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Topic of the month September 2017: The future of food


Pictet’s View – The Future of Food
Preserving Nutrition from Farm to Fork

Malnutrition – either eating too little, or too much – is on the top social burdens of our time, erasing 3.5 trillion from global GDP annually.  By 2025 it is estimated that one fifth of the global population will be obese. Vast investment is needed to provide a growing global population with nutritionally high-quality food and deliver this in an efficient and sustainable way.

Until recently, advances in farming productivity and food distribution have disproportionately focused on producing calories, with little regard for quality. This has led to increased consumption of processed food, with unintended consequences – most notably the excess consumption of sugar, widely regarded as a major cause of the increase in global obesity levels. Global hunger, poor nutrition and obesity are costing the world trillions of dollars in healthcare and lost productivity.

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This is why across the globe people – and governments – are demanding higher quality food, which is produced in a more transparent way. In both developed and developing countries, there is increasing scrutiny on how diets affect people’s quality of life, and this is changing global consumption patterns. In North America, for instance, organic foods are increasingly moving into the mainstream, where sales in the region grew by over 10 per cent in 2014 to almost USD 40 billion.

Nutrient loss is not just averted through better efficiency in the supply chain, but also through fortifying foods with nutrients, improving awareness through better labels and even modernizing food safety regulations. In both developed and emerging countries, a greater focus on health is changing consumer and regulatory attitudes towards improving the nutritional content of food. Companies  involved in this transition through the development of high-quality food products, whether that be through better ingredients, reformulation, testing, quality control or certification, are all set to benefit from the growing global focus on health, sourcing and treatment of food.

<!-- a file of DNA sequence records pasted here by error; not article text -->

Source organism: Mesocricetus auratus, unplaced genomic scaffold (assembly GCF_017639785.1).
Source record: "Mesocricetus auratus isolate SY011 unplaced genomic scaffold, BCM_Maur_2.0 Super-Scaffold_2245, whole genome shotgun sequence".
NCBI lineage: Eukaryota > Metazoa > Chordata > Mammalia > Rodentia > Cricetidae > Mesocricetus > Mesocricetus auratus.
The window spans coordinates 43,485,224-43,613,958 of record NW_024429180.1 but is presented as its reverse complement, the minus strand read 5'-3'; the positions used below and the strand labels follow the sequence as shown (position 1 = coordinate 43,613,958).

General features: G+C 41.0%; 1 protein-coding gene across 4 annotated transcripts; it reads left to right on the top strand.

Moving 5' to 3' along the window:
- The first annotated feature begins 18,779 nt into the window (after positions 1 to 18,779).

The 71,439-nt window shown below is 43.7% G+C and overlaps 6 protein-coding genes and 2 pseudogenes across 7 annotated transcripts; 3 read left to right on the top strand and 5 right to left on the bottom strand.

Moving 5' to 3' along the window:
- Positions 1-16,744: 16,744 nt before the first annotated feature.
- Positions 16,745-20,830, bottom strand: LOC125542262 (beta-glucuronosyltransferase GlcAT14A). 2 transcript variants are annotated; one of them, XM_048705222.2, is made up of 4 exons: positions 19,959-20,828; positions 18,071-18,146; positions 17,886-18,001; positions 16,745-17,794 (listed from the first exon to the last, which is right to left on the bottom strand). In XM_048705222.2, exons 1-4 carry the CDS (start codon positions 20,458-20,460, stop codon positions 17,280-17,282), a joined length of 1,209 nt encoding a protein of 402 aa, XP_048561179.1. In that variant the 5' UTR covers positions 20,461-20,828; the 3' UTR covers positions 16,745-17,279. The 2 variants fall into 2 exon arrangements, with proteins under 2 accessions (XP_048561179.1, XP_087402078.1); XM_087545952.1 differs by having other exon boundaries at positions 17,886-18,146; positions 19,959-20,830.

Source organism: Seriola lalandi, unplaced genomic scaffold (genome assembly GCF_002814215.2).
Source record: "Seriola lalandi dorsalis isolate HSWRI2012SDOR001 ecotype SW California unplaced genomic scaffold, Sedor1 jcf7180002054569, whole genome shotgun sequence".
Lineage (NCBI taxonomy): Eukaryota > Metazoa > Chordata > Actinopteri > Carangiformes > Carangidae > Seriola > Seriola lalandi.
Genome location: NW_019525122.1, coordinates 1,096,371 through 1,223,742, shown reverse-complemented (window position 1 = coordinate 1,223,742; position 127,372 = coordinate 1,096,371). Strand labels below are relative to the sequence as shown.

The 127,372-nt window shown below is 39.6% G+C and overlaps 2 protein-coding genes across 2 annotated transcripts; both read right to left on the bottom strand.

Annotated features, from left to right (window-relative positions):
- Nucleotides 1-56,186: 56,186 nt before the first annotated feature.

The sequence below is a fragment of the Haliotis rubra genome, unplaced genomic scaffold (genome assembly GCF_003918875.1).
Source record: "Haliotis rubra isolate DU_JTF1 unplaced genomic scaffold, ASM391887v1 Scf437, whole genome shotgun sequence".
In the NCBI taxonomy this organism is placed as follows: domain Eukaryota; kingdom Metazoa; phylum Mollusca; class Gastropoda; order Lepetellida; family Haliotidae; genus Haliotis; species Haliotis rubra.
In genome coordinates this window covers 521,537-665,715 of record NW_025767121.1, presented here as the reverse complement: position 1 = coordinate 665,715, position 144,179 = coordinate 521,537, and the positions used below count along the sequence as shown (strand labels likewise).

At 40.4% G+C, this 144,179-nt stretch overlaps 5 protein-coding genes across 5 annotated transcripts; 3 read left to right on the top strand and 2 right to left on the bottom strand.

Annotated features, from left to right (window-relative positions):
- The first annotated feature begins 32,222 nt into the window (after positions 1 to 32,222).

Access to nutrition

The way we eat has also changed drastically over the last decades. Eating away from home has become the new normal, driving growth in food services and distribution.

At the same time, digitalization means consumers are shifting their habits. Standard retail stores find their margins increasingly under pressure – as replenishment purchases currently represent between 30 and 40 per cent of shopping habits, much of which will likely be done online in the future. This shift will mean retail stores will have to focus on food as an experience rather than a service.

Nowhere is change more necessary than when it comes to increasing efficiency to reduce waste.

Every year, food loss amounts to an estimated economic cost of USD 750 billion. With food losses occurring during harvest, processing, transport and storage, there are many opportunities for companies to increase efficiency. Innovations include anti-microbial packaging that helps to prevent damage during transport and maintain food safety, while innovative sensors on food packaging can help avoid confusion about ‘use-by dates’, reducing the vast amount of food thrown away by consumers.

Sustainable food chains

Agriculture is the largest user of critical resources – water, energy and land – and, as such, will be at the forefront of innovations designed to use them more efficiently. Sustainable intensification is required in order for us to produce more food from the same land with less environmental impact.
Much of the food needed to meet the growing global population's demands can be provided by improving efficiency along the food production chain. From farm to fork, over a billion tons of food is wasted each year. A more efficient food supply chain could support demand without incurring greater environmental costs.

Dealing with this will be a major challenge, but it also represents an opportunity for companies able to provide solutions, such as precision monitoring tools enabling the accurate application of fertilisers to correct soil imbalances.

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Globally, consumers are demanding nutritionally higher-quality food and querying its source and treatment, creating major challenges in food cultivation, storage and distribution.

Ultimately, bringing food from farm to fork efficiently, while reducing waste along the way, will be of crucial importance to fostering the future of our food system.


About Pictet Asset Management
Pictet Asset Management is a specialist asset manager offering investment solutions and services to investors around the world.

Today we manage EUR 162 billion of assets across a broad range of equity, fixed income, alternatives and multi-asset strategies.

Our mission is to build lasting partnerships with our clients by exceeding their expectations for investment performance and service. Our clients include some of the world’s largest pension funds, sovereign wealth funds and financial institutions.

We are part of the Pictet Group, founded in Geneva in 1805, which also specialises in Wealth Management and Asset Services. Privately owned and managed by six partners, the Pictet Group has more than 3,900 employees in 26 offices around the world.

All data as at 30 June 2017

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